Interesting thing here. CNET gives high marks to a new left-handed mouse. The Logitech MX610 scores 8.4 out of 10, winning the reviewer over with comfortable ergonomics, all sorts of buttons, wireless digital tracking, and one feature I didn’t expect.
“We appreciate that the mouse’s right button, where a left-hander’s pointer finger naturally rests, is preprogrammed as the primary button, eliminating any need to switch the mouse settings within the Windows Control Panel,” the reviewer says. “This is also handy if you share your computer with a right-hander, whose mouse will continue to function normally even if it’s plugged in at the same time as the left-handed MX610.”
As a left-hander who always bumps into things, regularly knocks things over and has a chainsaw accident on record, it boggles my mind actual companies go so far as to buy mice (plural!) for different-handed people on the same machine. But even more odd to me is the idea of reversing the mouse buttons. My people really do that?
I’m no expert in this niche. Despite a fierce hatred of erasible pens and can openers, and only grudging acceptance of spiralbound notebooks and my family moving the doorbell to the right side of their front door (after 23 years in the house), I’ve always use the mouse on the right-hand side. A left-side mouse never seemed to be a possibility. At least the dream of left-handed scissors existed, if scarce enough to be ambi-encouraging.
So I got used to the right side, and the left became strange. Why would I put my mouse on the left side when I could hold a pen or drink there? (Currently hot chocolate.) And if my left hand was on the mouse, what would my right hand do? Cut paper? That’s about the only thing it’s good for. Now that I think about it, what do right-handed computer people do with their left hands all day? Nothing?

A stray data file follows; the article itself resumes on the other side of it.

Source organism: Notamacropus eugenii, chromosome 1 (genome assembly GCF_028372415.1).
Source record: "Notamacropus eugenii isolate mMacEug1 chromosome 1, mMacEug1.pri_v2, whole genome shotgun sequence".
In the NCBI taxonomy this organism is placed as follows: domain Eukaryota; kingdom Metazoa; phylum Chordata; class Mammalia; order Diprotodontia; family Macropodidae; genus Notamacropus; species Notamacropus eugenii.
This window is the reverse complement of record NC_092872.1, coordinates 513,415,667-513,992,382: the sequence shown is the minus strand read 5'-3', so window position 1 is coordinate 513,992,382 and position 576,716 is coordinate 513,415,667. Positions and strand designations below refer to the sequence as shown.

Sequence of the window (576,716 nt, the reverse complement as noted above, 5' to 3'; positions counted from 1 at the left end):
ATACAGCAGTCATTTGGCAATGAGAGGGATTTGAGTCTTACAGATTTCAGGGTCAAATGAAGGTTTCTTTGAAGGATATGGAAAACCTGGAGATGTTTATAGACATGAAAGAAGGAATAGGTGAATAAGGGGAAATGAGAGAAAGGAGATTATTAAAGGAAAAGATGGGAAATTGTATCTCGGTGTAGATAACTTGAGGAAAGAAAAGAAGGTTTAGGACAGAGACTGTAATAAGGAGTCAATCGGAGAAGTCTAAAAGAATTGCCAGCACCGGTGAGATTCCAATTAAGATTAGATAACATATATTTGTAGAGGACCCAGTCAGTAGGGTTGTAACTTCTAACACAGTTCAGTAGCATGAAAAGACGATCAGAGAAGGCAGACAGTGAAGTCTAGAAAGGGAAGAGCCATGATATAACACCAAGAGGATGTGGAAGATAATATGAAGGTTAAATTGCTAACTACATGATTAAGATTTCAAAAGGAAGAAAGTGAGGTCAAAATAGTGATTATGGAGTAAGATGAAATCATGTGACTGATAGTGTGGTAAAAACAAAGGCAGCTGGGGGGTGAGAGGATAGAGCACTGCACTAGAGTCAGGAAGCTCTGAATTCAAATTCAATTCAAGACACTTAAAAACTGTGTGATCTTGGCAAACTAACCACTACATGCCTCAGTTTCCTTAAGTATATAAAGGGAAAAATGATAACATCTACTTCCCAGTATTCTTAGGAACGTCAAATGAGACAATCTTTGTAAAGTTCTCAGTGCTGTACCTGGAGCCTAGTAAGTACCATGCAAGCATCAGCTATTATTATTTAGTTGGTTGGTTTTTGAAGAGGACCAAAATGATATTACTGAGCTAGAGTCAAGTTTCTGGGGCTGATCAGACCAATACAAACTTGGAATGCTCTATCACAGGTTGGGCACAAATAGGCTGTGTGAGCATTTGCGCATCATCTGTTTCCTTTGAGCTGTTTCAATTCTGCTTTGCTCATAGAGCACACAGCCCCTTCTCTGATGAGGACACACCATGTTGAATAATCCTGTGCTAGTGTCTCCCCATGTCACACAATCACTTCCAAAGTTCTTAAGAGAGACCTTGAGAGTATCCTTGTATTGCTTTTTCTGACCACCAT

But my main point here is the whole button thing. When the reviewer writes, “the mouse’s right button, where a left-hander’s pointer finger naturally rests, is preprogrammed as the primary button,” she’s saying click is right-click and right-click is click. It confuses me just to think about it. I’m not chalking that up to language. While the user messaging around clicking must be awful to rethink every time, it’s not like the rest of the world’s messaging is any clearer. It’s the focus that bothers me. The method seems more pure than mine, but the unused right hand feels like such a waste.
Is such a feeling adaptive treason? A southpaw’s Stockholm Syndrome? I don’t know. The situation makes one think of ye old days of left-handers forced to write right-handed. There’s plenty of creative-stunting allegations attached to the issue, but the bios of the greatest lefties (which grade-school lefties devour) show an amazing number of ambidextrous reactions. “He writes with his right hand, but does insert great skill here with his left,” goes the standard line. Always on this list is President Garfield, writing Greek with one hand while writing Latin with the other.
Unless Garfield had some wacky and historically unexplored synpases, a good guess is his parlor trick was more pushing the pens than near parallel thought. But even in that capacity, even with only occasional practice, wouldn’t the mental exercise have been good for him? In the mouse situation, translating messenging is a kind of exercise, but you have to wonder if the purity offers enough.